How Long After a Divorce Before You Can Remarry in CO?
Uncontested Divorce Mediation
Posted June 12, 2019
If you are getting a divorce, then sooner or later you will be thinking about moving on. While some divorcees have been “burned” and avoid future relationships, others are likely to go “on the market” quickly.
Some states have legal minimum waiting periods. Colorado is not one of those states. In fact, Colorado has pretty lax laws about getting a marriage license. However, your divorce has to be finalized and you will need to provide a certified copy of your decree. Technically, though, you can pretty much go from the court to the altar. It might be a good idea to talk to your Denver divorce mediation attorney about the precise circumstances.
Whether this is a good idea depends on other considerations:
If you have been granted periodic alimony (that is to say, monthly payments), then that alimony ends automatically when you remarry unless there is a specific agreement otherwise. The assumption is that the new marriage will be supporting you. Lump sum alimony or transfer of property (for example, when the supported spouse gets the house) is not affected by remarriage. In other words, if your new spouse cannot support you it might be worth thinking of waiting. This is for the state of Colorado – if you are not in Colorado, you should check the laws for your own state. Cohabitation does not automatically impact alimony unless and until it becomes a common law marriage. If your new partner is supporting you, then your ex may be able to apply to have alimony reduced or eliminated.
This does not affect child support in Colorado. Having more children also does not reduce child support, which can sometimes cause problems for blended families. If you find yourself paying child support you should consider this in all of your financial decisions, including remarriage. Remarriage also will not affect child custody, but if things between you and your ex are particularly bad then they might try to claim that there has been a substantial change in circumstances and custody should be looked at again.
In some cases your ex might file an appeal of the divorce order. This might cause the judgment to be modified. Appeals are more common if there are children involved. Usually, the appeal will fail if both spouses agreed to the terms. This is a good reason to go for Denver divorce mediation, so that everything is straightened out before you go to court in the first place. If you and your ex are on bad terms and you either want to appeal part of the order yourself or fear that they will do so, it might be a good idea to wait on formal remarriage until everything has been resolved.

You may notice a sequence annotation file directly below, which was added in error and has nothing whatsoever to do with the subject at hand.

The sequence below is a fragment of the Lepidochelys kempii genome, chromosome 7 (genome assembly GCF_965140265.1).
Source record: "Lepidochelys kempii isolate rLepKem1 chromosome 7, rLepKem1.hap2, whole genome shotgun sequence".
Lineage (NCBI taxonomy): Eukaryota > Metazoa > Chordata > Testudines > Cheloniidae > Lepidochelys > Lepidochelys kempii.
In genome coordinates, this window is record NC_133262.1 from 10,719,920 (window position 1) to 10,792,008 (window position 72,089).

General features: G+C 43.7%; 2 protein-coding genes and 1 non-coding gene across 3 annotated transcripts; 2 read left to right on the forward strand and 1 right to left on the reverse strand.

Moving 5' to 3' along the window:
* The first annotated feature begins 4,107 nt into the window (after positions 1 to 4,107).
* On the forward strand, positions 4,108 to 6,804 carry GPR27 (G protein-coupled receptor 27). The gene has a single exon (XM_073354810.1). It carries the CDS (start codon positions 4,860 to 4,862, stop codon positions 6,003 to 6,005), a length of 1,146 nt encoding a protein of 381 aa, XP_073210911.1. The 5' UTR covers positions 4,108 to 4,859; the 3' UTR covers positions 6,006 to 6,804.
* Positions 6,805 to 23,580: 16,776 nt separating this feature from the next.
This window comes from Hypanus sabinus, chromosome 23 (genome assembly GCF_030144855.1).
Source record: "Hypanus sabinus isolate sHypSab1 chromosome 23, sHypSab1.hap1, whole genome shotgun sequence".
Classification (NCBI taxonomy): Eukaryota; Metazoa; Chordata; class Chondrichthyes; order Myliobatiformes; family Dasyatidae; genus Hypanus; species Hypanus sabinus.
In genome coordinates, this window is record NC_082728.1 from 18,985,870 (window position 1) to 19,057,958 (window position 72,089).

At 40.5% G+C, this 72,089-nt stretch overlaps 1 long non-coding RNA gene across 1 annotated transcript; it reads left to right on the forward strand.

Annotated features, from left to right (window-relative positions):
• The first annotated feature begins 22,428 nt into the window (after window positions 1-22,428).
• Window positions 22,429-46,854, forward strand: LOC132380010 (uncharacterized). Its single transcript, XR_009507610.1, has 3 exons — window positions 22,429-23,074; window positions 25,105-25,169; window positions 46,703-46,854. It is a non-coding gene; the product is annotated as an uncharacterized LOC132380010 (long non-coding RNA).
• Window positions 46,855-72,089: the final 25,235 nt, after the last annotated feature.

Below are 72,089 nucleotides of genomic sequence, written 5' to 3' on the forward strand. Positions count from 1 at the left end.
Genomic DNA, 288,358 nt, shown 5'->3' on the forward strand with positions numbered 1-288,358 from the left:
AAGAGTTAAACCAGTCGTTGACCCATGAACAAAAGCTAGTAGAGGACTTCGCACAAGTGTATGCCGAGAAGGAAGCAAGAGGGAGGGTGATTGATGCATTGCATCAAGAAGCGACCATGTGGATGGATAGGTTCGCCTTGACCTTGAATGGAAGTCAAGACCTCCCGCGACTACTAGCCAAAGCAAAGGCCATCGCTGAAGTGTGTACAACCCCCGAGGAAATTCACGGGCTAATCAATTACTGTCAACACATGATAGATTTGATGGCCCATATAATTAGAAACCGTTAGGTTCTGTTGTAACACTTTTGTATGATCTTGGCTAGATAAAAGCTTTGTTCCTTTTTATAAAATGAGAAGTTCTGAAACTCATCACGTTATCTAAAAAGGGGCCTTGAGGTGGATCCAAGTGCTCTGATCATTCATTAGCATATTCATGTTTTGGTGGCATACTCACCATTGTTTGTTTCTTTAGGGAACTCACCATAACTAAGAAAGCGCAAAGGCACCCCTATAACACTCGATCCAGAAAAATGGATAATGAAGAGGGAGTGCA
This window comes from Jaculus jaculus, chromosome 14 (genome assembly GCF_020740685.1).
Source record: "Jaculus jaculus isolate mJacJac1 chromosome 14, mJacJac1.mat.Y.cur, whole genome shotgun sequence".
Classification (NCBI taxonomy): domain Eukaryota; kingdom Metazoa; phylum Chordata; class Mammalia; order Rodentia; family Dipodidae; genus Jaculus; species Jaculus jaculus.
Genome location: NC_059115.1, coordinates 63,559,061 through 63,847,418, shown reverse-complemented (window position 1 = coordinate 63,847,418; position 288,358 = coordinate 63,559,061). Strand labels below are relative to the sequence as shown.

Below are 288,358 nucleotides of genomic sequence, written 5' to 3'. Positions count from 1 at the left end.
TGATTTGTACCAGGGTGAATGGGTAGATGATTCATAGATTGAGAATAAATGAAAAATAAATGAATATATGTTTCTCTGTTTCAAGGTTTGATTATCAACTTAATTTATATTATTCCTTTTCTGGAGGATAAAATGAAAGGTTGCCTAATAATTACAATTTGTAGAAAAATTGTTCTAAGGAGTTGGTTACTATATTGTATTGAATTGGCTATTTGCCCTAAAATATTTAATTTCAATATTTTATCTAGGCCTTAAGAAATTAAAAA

Divorce is difficult and trying, even if it is obvious to anyone that the marriage has reached an end. You should consider whether you are emotionally ready to move on before dating again, let alone before entering into another marriage, even if the new relationship is part of what ruined the old one. (Perhaps especially). It is a particularly good idea to get premarital counseling for your new relationship. Divorce counseling is also a good idea. Finding out why your old relationship might not have worked out is very important before entering into a new one. You should also consider the impact a new relationship might have on your children. Children, especially older ones, might not be ready to welcome a new mommy or daddy right away, let alone new siblings. Second marriages also tend to have a higher rate of divorce than first marriages. Children may also need counseling to deal with their parents breaking up. It is worth considering family therapy. Rushing into a second marriage without taking these things into account can often lead to a second split, and even more trauma for your children. The same goes for remarrying your original spouse which does, yes, happen more often than people think.
Filing income taxes right after a divorce is extremely complicated. Regardless of when you were divorced, you file as single if you are unmarried on December 31. If you have children you may be able to file as head of household, which has advantages. In other words, you can actually reduce your tax burden by putting off your new marriage until January. If you do remarry in the same year, this might be one of the few occasions when filing separately can be advantageous. Talk to your tax advisor on it (If you do not normally use one, then it is a good idea to do so for the year of your divorce).
Any second marriage results in complexities about estate planning. In most states, if you remarry your new spouse is entitled to a share of the estate. (Anyone who has children from previous marriages really should make a will). In fact, under Colorado law, if you leave too little to your surviving spouse, then Colorado law lets them take up to half of the estate rather than what is in the will. In some cases this might mean it is advantageous to live together without actually getting married, in order to protect your children by the previous relationship. If you do not make a will, then blended families make everything more complicated and can delay probate.
If you have been a stay-at-home parent, you might want to wait on a new marriage until you have returned to the work force and found stable employment. This can be a particular challenge if you have been out of the work force for some time.
Contact a Divorce Mediation Attorney in Denver Today!
In other words, while Colorado law makes it possible to remarry immediately after divorce, other considerations may make it desirable to wait. If you are considering a new relationship (or already in one), talk to your Denver divorce mediation attorney about your specific circumstances. They may have good advice on what would be a reasonable length of time to wait and what to consider before entering into a new marriage.
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